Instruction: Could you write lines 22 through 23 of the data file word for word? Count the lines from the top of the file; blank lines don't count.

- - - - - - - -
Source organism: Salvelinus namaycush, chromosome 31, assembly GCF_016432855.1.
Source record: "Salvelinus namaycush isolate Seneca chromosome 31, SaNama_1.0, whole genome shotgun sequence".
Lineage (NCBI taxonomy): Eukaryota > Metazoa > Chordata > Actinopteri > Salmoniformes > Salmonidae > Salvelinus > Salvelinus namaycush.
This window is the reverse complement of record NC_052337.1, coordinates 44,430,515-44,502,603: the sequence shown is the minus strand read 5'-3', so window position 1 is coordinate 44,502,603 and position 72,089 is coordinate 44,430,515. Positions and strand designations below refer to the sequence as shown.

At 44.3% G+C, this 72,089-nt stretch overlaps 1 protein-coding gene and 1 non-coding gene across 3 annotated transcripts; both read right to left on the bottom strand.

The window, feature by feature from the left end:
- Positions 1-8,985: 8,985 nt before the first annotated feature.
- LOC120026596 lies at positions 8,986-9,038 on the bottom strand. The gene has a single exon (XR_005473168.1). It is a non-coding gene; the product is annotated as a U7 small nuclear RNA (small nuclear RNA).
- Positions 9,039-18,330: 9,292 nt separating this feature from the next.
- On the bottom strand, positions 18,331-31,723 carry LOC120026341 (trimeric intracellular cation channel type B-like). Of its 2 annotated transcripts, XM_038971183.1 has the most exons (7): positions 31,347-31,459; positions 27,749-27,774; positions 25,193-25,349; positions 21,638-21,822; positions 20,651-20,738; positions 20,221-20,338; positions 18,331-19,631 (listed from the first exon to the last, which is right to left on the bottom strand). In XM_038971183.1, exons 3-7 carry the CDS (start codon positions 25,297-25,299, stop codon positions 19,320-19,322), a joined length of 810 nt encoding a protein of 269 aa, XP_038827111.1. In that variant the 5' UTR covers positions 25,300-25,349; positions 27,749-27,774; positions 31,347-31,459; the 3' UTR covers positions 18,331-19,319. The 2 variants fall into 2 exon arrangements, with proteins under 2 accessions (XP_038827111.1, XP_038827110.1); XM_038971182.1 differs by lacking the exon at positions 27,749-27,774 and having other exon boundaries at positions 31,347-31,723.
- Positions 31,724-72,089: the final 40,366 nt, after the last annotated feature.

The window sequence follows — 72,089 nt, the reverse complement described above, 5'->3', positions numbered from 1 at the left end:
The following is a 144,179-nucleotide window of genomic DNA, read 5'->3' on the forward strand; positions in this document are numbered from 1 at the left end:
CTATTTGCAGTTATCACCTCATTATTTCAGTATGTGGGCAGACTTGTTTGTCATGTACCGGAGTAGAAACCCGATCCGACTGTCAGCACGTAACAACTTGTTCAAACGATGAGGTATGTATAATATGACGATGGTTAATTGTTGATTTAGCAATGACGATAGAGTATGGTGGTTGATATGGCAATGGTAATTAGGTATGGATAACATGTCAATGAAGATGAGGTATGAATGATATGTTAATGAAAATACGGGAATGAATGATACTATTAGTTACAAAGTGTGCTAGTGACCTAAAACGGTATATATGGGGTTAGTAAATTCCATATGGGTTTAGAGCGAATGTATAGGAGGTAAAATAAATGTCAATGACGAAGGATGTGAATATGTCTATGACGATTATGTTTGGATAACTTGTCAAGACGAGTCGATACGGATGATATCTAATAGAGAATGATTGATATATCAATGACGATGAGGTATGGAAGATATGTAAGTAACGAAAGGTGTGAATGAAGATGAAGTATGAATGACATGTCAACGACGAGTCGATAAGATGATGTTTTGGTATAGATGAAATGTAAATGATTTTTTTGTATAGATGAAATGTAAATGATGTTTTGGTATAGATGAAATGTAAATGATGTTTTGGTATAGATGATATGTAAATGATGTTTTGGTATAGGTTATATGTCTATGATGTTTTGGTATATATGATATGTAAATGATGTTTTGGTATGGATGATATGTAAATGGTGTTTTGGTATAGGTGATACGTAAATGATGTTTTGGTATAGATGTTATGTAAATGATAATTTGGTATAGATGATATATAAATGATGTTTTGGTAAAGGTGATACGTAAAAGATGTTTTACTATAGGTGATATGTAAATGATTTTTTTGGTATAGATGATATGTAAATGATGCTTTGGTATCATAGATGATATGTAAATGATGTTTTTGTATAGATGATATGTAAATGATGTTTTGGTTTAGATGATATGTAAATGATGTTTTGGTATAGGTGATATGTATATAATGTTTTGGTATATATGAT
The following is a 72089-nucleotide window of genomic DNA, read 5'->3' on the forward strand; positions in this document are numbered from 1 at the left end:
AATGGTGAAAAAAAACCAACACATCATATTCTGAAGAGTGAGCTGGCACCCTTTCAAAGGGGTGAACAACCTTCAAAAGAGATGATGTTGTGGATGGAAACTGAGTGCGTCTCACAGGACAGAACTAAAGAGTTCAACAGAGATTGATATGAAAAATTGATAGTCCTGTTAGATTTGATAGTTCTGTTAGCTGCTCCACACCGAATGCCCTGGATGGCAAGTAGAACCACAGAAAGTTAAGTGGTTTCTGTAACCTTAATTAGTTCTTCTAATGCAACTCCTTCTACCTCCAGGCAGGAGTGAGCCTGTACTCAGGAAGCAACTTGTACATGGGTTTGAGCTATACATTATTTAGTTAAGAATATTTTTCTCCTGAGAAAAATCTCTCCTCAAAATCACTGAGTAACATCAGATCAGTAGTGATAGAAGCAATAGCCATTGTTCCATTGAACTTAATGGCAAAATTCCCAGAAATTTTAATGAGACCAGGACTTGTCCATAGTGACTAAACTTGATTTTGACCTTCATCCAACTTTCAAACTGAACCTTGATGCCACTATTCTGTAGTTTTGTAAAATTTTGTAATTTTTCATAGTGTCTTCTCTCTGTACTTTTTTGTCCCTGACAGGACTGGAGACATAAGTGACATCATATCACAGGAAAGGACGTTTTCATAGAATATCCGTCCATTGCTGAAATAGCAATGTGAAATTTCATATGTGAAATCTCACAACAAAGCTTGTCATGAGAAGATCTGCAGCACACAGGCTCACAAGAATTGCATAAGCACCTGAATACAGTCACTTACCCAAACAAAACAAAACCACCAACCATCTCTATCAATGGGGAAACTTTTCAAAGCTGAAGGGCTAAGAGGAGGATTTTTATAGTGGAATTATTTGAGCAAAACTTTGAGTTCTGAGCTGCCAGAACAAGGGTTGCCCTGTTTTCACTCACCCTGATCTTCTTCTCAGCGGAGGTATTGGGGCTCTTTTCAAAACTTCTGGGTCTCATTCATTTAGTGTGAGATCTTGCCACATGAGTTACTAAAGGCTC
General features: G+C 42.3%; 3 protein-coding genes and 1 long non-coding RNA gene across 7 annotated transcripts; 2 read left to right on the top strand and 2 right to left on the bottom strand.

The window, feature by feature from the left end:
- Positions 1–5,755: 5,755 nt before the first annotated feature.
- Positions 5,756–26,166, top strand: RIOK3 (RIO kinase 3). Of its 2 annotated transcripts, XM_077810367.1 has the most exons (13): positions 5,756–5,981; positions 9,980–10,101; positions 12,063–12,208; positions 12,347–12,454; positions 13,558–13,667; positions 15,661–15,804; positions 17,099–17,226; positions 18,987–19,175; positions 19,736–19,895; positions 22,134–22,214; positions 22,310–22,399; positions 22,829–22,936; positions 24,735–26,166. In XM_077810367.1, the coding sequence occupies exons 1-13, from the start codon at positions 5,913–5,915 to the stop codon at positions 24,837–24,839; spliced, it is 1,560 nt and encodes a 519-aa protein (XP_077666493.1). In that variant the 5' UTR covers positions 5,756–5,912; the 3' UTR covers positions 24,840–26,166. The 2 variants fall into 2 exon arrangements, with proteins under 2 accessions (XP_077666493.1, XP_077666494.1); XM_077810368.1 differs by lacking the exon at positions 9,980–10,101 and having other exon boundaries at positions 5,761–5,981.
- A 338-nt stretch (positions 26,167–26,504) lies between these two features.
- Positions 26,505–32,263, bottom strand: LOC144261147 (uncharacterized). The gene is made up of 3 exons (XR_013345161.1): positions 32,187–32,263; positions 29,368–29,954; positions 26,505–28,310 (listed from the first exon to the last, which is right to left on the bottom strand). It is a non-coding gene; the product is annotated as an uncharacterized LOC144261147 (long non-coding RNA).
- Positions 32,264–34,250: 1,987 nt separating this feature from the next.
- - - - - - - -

- Positions 26,505–32,263, bottom strand: LOC144261147 (uncharacterized). The gene is made up of 3 exons (XR_013345161.1): positions 32,187–32,263; positions 29,368–29,954; positions 26,505–28,310 (listed from the first exon to the last, which is right to left on the bottom strand). It is a non-coding gene; the product is annotated as an uncharacterized LOC144261147 (long non-coding RNA).
- Positions 32,264–34,250: 1,987 nt separating this feature from the next.